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Birth place: 
Date of death: 
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15 July 1930 
Flint, Michigan, USA 


Stephen Smale was born in Flint in east Michigan, a town famed as the site of General Motors, the automobile company. He attended the University of Michigan, obtaining his BS in 1952 and his MS the following year. Smale continued to work for his doctorate at the University of Michigan, Ann Arbor under R Bott's supervision and he was awarded his Ph D in 1957 for the thesis Regular Curves on Riemannian Manifolds . In his thesis he generalised results proved by Whitney in 1937 for curves in the plane to curves on an ndimensional manifold. Smale was an instructor at the University of Chicago in 195658. In 1958 Smale learnt about Pontryagin 's work on structurally stable vector fields and he began to apply topological methods to study the these problems. He the spent the years 195860 at the Institute for Advanced Study at Princeton on a National Science Foundation Postdoctoral Fellowship. The last six months of this fellowship he spent at the Instituto de Mathematica Pura e Aplicada in Rio de Janeiro. Here he received a letter from Levinson which led him to study chaotic phenomena; we describe these ideas below. In 1960 Smale was appointed an associate professor of mathematics at the University of California at Berkeley, moving to a professorship at Columbia University the following year. In 1964 he returned to a professorship at the University of California at Berkeley where he has spent the main part of his career. He retired from Berkeley in 1995 and took up a post as professor at the City University of Hong Kong. Smale was awarded a Fields Medal at the International Congress at Moscow in 1966. The work which led to this award was described by René Thom , see . One of Smale's impressive results was his work on the generalised Poincaré conjecture. The Poincaré conjecture, one of the famous problems of 20^{th}century mathematics, asserts that a simply connected closed 3dimensional manifold is a 3dimensional sphere. The higher dimensional Poincaré conjecture claims that any closed ndimensional manifold which is homotopy equivalent to the nsphere must be the nsphere. When n = 3 this is equivalent to the Poincaré conjecture. Smale proved the higher dimensional Poincaré conjecture in 1961 for n at least 5. (Michael Freedman proved the conjecture for n = 4 in 1982 but the original conjecture remains open.) Another area in which Smale has made a very substantial contribution is in Morse theory which he has applied to multiple integral problems. In fact Smale attacked the generalised Poincaré conjecture using Morse theory. Another discovery of Smale's related to strange attractors. An attractor in classical mechanics is a geometrical way of describing the behaviour of a dynamical system . There are three classical attractors, a point which characterises a steady state system, a closed loop which characterises a periodic system, and a torus which combines several cycles. Smale discovered strange attractors which lead to chaotic dynamical systems. Strange attractors have detailed structure on all scales of magnification and were one of the early fractals to be studied. Smale's career changed direction in the late 1960s, see : By the late sixties Smale had moved into applications. He modelled physical processes by dynamical systems, opening new lines of inquiry. The nbody problem and electric circuit theory were among the applications that Smale framed in the language of dynamical systems. For much of the seventies Steve focused on economics, injecting topology and dynamics into the study of general economic equilibria. Having established the nature of equilibria, Smale began to think algorithms for their computation. While traditional approaches to the convergence theory of algorithms were local, Smale introduced a global perspective to the problems. Was the algorithm reasonably reliable, and how many iterations were to be expected? ...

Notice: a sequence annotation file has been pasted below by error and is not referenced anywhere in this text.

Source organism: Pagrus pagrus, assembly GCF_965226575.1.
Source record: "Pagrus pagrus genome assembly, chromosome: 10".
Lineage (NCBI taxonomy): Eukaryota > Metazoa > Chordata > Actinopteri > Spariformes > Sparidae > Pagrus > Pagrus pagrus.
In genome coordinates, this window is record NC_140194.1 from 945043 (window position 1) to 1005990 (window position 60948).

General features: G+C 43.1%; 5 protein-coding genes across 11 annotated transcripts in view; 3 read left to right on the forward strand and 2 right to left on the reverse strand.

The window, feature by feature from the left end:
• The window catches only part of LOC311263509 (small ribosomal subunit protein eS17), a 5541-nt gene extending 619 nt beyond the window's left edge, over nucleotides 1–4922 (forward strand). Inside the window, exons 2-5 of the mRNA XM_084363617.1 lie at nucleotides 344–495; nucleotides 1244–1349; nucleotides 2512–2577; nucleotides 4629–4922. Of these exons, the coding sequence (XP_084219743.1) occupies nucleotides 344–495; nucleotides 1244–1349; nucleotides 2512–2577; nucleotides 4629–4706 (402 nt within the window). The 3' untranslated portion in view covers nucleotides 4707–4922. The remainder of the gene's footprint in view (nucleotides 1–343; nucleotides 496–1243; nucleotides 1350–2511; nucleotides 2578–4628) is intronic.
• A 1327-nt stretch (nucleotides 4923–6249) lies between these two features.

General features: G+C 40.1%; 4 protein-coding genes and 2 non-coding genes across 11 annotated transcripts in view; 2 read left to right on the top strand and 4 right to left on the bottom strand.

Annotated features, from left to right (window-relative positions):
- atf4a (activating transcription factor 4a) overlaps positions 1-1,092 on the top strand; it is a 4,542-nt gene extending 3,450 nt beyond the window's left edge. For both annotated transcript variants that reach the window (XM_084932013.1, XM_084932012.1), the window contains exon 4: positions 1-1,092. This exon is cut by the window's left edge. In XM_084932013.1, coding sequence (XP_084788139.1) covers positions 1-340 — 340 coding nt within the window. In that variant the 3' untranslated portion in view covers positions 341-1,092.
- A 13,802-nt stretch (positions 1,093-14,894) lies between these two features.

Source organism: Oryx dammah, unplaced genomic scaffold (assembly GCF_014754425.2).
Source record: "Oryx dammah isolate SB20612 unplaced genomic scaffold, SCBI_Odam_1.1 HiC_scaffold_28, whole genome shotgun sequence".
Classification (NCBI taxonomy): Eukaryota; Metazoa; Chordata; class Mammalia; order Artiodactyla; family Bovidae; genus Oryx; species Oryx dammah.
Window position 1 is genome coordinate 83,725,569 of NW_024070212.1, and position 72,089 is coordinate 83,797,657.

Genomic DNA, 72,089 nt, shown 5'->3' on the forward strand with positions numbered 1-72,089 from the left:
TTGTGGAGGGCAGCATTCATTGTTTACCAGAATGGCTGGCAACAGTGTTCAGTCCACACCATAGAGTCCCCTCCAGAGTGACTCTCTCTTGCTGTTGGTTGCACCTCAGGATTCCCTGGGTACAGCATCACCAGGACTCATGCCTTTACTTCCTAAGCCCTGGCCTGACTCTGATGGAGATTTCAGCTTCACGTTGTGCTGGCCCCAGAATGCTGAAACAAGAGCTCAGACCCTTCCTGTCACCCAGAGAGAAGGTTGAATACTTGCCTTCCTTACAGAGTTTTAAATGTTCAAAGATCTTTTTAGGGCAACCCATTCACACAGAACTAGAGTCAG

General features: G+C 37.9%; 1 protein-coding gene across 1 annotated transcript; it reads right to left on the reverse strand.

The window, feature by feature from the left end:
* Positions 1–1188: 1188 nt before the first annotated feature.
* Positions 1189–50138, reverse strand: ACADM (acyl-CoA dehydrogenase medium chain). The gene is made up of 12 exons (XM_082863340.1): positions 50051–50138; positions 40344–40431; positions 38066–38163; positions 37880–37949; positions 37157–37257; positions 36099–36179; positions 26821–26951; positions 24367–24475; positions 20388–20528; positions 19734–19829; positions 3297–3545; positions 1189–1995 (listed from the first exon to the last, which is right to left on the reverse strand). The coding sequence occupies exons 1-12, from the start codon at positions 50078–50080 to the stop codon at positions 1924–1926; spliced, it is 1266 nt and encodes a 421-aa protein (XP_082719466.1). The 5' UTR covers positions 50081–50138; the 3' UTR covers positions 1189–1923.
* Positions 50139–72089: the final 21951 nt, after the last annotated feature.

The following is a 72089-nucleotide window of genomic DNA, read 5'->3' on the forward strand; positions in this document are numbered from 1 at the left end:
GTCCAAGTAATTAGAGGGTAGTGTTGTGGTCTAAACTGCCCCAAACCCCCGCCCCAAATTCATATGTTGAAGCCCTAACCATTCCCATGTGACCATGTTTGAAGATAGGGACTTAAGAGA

Smale's recent work has been on theoetical computer science. With coworkers L Blum and M Shub, he has developed a model of computation which includes both the Turing machine approach and the numerical methods of numerical analysis. Smale has received many honours for his work. In addition to the Fields Medal described above, he was awarded the Veblen Prize for Geometry by the American Mathematical Society in 1966: ... for his contributions to various aspects of differential topology .
In 1996 Smale received the National Medal of Science ([ )) for: ... four decades of pioneering work on basic research questions which have led to major advances in pure and applied mathematics.
Smale's contribution is nicely summed up in : Throughout his career Smale has approached mathematical problems with the scholarship to learn from others, the audacity to be unconstrained by conventional wisdom, and the power and vision to employ new methods and construct original frameworks. After the fact, a Smale development seems so natural, yet no one else thought of it.
Source:School of Mathematics and Statistics University of St Andrews, Scotland